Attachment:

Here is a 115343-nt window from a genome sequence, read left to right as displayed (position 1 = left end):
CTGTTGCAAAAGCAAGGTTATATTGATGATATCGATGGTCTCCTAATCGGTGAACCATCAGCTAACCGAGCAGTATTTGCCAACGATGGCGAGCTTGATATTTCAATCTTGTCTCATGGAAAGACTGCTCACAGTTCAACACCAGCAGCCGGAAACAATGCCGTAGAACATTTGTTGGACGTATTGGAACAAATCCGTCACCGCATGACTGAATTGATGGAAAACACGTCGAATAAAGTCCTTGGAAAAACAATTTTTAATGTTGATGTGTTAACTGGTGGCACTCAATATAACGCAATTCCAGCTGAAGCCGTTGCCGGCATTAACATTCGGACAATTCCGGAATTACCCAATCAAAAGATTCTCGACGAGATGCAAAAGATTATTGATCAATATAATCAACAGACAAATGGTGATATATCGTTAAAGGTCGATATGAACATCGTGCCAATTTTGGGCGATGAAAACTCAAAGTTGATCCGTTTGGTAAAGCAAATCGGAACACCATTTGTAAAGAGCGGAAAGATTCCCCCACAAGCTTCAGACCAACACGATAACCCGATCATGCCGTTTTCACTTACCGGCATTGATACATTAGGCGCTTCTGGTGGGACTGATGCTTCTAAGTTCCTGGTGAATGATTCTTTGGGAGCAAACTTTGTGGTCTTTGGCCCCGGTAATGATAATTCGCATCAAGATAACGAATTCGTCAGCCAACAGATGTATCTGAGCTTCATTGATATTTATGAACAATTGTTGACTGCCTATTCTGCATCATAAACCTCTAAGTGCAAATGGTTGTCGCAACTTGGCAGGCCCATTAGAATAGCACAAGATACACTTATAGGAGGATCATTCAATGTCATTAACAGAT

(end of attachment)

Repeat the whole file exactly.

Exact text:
Here is a 115343-nt window from a genome sequence, read left to right as displayed (position 1 = left end):
CTGTTGCAAAAGCAAGGTTATATTGATGATATCGATGGTCTCCTAATCGGTGAACCATCAGCTAACCGAGCAGTATTTGCCAACGATGGCGAGCTTGATATTTCAATCTTGTCTCATGGAAAGACTGCTCACAGTTCAACACCAGCAGCCGGAAACAATGCCGTAGAACATTTGTTGGACGTATTGGAACAAATCCGTCACCGCATGACTGAATTGATGGAAAACACGTCGAATAAAGTCCTTGGAAAAACAATTTTTAATGTTGATGTGTTAACTGGTGGCACTCAATATAACGCAATTCCAGCTGAAGCCGTTGCCGGCATTAACATTCGGACAATTCCGGAATTACCCAATCAAAAGATTCTCGACGAGATGCAAAAGATTATTGATCAATATAATCAACAGACAAATGGTGATATATCGTTAAAGGTCGATATGAACATCGTGCCAATTTTGGGCGATGAAAACTCAAAGTTGATCCGTTTGGTAAAGCAAATCGGAACACCATTTGTAAAGAGCGGAAAGATTCCCCCACAAGCTTCAGACCAACACGATAACCCGATCATGCCGTTTTCACTTACCGGCATTGATACATTAGGCGCTTCTGGTGGGACTGATGCTTCTAAGTTCCTGGTGAATGATTCTTTGGGAGCAAACTTTGTGGTCTTTGGCCCCGGTAATGATAATTCGCATCAAGATAACGAATTCGTCAGCCAACAGATGTATCTGAGCTTCATTGATATTTATGAACAATTGTTGACTGCCTATTCTGCATCATAAACCTCTAAGTGCAAATGGTTGTCGCAACTTGGCAGGCCCATTAGAATAGCACAAGATACACTTATAGGAGGATCATTCAATGTCATTAACAGAT